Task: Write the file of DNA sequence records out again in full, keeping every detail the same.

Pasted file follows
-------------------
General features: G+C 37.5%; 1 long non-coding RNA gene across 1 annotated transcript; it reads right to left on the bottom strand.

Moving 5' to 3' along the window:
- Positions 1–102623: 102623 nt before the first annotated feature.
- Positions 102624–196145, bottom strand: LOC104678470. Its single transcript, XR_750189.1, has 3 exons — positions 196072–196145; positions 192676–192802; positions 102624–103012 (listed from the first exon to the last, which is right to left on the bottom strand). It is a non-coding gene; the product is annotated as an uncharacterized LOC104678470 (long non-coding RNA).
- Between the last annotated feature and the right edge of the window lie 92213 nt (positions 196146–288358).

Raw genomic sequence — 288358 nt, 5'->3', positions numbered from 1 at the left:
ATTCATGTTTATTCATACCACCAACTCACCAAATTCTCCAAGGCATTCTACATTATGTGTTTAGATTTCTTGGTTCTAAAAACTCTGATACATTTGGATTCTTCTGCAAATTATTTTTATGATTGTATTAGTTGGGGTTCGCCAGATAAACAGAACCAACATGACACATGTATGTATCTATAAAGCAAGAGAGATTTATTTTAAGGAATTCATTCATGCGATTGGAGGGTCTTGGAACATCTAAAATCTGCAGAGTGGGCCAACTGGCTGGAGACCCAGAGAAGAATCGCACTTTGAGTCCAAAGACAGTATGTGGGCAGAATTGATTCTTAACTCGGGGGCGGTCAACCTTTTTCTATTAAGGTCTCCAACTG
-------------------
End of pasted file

General features: G+C 37.5%; 1 long non-coding RNA gene across 1 annotated transcript; it reads right to left on the bottom strand.

Moving 5' to 3' along the window:
- Positions 1–102623: 102623 nt before the first annotated feature.
- Positions 102624–196145, bottom strand: LOC104678470. Its single transcript, XR_750189.1, has 3 exons — positions 196072–196145; positions 192676–192802; positions 102624–103012 (listed from the first exon to the last, which is right to left on the bottom strand). It is a non-coding gene; the product is annotated as an uncharacterized LOC104678470 (long non-coding RNA).
- Between the last annotated feature and the right edge of the window lie 92213 nt (positions 196146–288358).

Raw genomic sequence — 288358 nt, 5'->3', positions numbered from 1 at the left:
ATTCATGTTTATTCATACCACCAACTCACCAAATTCTCCAAGGCATTCTACATTATGTGTTTAGATTTCTTGGTTCTAAAAACTCTGATACATTTGGATTCTTCTGCAAATTATTTTTATGATTGTATTAGTTGGGGTTCGCCAGATAAACAGAACCAACATGACACATGTATGTATCTATAAAGCAAGAGAGATTTATTTTAAGGAATTCATTCATGCGATTGGAGGGTCTTGGAACATCTAAAATCTGCAGAGTGGGCCAACTGGCTGGAGACCCAGAGAAGAATCGCACTTTGAGTCCAAAGACAGTATGTGGGCAGAATTGATTCTTAACTCGGGGGCGGTCAACCTTTTTCTATTAAGGTCTCCAACTG